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Delays in the start of season in most parts of northern Zambia

  • Food Security Outlook Update
  • Zambia
  • November 2013
Delays in the start of season in most parts of northern Zambia

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  • Key Messages
  • Current Situation
  • Updated Assumptions
  • Projected Outlook Through March 2014
  • Key Messages
    • As the lean season commences acute food insecurity remains Minimal (IPC Phase 1) across most of the country as households begin to finish their food stocks, a typical occurrence for this time of the year. Poor households have completely run out of their own stock and are mostly working for food and income in order to meet their basic food needs. Increased agricultural labor demand with start of the 2013/14 season has increased labor opportunities for poorer households.

    • Staple food prices remain atypically high and as demand continues to increase the l prices of both maize and maize grain are expected to continue to rise between January and March. The increasing prices will reduce purchasing power for the poor who are depending on the market to meet their basic food needs.

    • Even though some widespread rainfall was received in late October and early November, the onset is late in most of the northern region. In the south and western parts of the country the onset of rainfall was atypically early. Planting in most part of the country is just beginning as of late November. The main concern has been the delayed distribution of subsidized seed and fertilizer.

    Current Situation
    • Better-off households are still accessing their own staple food for consumption and using some surplus for labor payment as land preparation progresses. On the other hand, poor households have long depleted their reduced 2012/13 production and are currently working for food and income. As is typical during this period, agricultural labor demand has increased as land preparation continues and planting for the 2013/14 is soon underway.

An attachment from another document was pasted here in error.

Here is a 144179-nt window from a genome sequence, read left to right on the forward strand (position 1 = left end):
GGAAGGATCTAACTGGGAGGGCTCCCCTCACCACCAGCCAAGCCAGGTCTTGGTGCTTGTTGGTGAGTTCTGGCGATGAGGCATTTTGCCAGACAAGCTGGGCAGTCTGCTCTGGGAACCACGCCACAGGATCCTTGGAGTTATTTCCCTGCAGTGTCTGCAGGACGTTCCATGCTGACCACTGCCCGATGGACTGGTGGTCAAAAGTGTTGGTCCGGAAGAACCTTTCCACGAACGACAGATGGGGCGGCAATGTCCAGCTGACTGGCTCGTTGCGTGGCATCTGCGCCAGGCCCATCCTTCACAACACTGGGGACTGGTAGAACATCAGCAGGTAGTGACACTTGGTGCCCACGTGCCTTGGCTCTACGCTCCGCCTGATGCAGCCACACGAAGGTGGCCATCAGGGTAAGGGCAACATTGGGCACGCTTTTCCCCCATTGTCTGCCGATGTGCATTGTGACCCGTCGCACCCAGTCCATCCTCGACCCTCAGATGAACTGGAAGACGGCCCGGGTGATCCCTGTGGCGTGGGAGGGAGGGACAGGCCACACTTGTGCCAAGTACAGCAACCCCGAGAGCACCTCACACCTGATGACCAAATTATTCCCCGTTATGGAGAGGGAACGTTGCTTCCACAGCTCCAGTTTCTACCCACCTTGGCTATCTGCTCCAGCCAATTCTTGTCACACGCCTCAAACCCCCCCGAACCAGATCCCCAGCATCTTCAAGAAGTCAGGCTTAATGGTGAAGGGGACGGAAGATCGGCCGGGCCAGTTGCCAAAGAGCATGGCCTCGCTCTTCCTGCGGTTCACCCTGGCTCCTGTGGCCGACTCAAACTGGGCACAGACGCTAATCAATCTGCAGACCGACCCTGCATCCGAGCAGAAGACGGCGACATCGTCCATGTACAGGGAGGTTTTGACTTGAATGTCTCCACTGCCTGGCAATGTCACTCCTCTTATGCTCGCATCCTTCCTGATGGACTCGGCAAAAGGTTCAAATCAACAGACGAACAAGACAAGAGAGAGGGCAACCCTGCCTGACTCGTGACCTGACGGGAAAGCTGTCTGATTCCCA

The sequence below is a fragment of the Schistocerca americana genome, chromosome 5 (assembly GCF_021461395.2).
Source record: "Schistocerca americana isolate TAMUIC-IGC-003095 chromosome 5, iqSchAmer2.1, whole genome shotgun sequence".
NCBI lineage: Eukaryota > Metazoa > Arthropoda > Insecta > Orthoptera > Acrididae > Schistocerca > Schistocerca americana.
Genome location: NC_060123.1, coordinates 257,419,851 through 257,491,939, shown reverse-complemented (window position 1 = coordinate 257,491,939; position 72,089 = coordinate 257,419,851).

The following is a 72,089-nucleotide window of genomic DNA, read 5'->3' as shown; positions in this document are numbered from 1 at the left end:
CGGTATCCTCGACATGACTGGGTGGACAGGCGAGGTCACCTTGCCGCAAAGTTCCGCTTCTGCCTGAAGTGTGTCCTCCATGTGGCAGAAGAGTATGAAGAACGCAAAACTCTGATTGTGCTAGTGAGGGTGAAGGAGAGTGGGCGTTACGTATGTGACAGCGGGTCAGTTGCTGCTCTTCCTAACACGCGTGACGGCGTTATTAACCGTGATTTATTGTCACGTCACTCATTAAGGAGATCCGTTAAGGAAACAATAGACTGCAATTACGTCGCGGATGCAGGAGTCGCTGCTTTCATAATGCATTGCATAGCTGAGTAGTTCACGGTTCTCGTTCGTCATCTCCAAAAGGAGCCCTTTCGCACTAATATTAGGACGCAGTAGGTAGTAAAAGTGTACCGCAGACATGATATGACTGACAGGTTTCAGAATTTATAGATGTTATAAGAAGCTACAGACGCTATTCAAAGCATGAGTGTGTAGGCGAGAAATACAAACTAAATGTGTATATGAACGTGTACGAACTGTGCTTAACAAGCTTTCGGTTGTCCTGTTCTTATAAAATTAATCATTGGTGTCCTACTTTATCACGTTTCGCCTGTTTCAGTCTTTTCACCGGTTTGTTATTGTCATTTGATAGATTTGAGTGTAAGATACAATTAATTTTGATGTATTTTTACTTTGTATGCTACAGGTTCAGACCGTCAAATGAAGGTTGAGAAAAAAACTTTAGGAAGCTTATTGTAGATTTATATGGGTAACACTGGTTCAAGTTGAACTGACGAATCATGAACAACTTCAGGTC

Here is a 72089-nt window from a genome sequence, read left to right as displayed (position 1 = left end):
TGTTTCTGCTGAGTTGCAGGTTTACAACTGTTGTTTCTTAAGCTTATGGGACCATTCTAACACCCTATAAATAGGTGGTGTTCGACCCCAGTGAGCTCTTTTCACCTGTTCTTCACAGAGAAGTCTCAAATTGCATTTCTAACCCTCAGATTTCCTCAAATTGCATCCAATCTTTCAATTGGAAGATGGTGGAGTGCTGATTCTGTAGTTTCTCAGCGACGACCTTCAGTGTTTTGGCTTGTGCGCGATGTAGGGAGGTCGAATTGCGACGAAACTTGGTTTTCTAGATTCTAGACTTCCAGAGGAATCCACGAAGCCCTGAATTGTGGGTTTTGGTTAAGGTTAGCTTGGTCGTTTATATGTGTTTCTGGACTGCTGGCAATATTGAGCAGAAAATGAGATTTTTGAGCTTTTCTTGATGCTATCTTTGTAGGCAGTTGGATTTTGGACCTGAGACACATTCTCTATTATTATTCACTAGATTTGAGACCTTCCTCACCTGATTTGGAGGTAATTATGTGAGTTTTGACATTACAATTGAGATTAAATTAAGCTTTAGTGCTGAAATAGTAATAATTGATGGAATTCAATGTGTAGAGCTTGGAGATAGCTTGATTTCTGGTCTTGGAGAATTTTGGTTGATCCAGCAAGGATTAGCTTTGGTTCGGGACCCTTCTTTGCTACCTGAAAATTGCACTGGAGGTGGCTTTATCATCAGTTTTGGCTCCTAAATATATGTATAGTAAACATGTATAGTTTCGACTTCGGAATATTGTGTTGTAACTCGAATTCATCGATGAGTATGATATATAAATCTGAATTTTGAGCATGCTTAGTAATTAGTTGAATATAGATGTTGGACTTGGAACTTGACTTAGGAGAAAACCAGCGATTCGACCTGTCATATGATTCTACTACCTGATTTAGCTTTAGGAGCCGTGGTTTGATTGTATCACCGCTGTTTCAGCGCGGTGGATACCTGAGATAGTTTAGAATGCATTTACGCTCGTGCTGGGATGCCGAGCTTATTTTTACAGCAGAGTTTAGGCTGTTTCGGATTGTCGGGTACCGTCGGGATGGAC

• The Food Reserve Agency (FRA) maize purchase program extension (from late October to mid-November) has ended. Although the total purchase volumes are still being compiled, it is estimated that FRA has met at least 90 percent of their target of 500,000 MT. FRA has been conducting community maize sales on demand in a few districts in Muchinga (formerly part of Northern Province) and in the Western Province. While maize availability in markets has been low in many marginal producing districts of the Western and Southern Province (forcing households to travel long distances to district centers to purchase maize meal), few districts have requested FRA community sales. This suggests that either the district authorities are not aware of the situation or the households prefer buying maize meal to maize grain as it may be cheaper from large milling outlets.
    • Atypically high informal maize exports to Malawi continue, however trade has significantly decreased at both the Tanzanian and Democratic Republic of Congo (DRC) borders. Seasonal rains usually make road access to farmers extremely difficult during this period, resulting in a slight reduction in informal exports. This year the reduction is exacerbated by the police patrols and stricter customs regulations near the DRC border. This significant reduction in informal exports does not reflect a reduction in demand from the DRC. Demand for maize from the DRC is still high and is being purchased for approximately ZMK 115 per 50 kg. For Tanzania on the other hand, demand from the Tanzanian traders has significantly dropped and this is reflected in the 20 percent drop in prices. As a result of reduced informal maize exports, more maize is expected to be retained in country guaranteeing stable supply.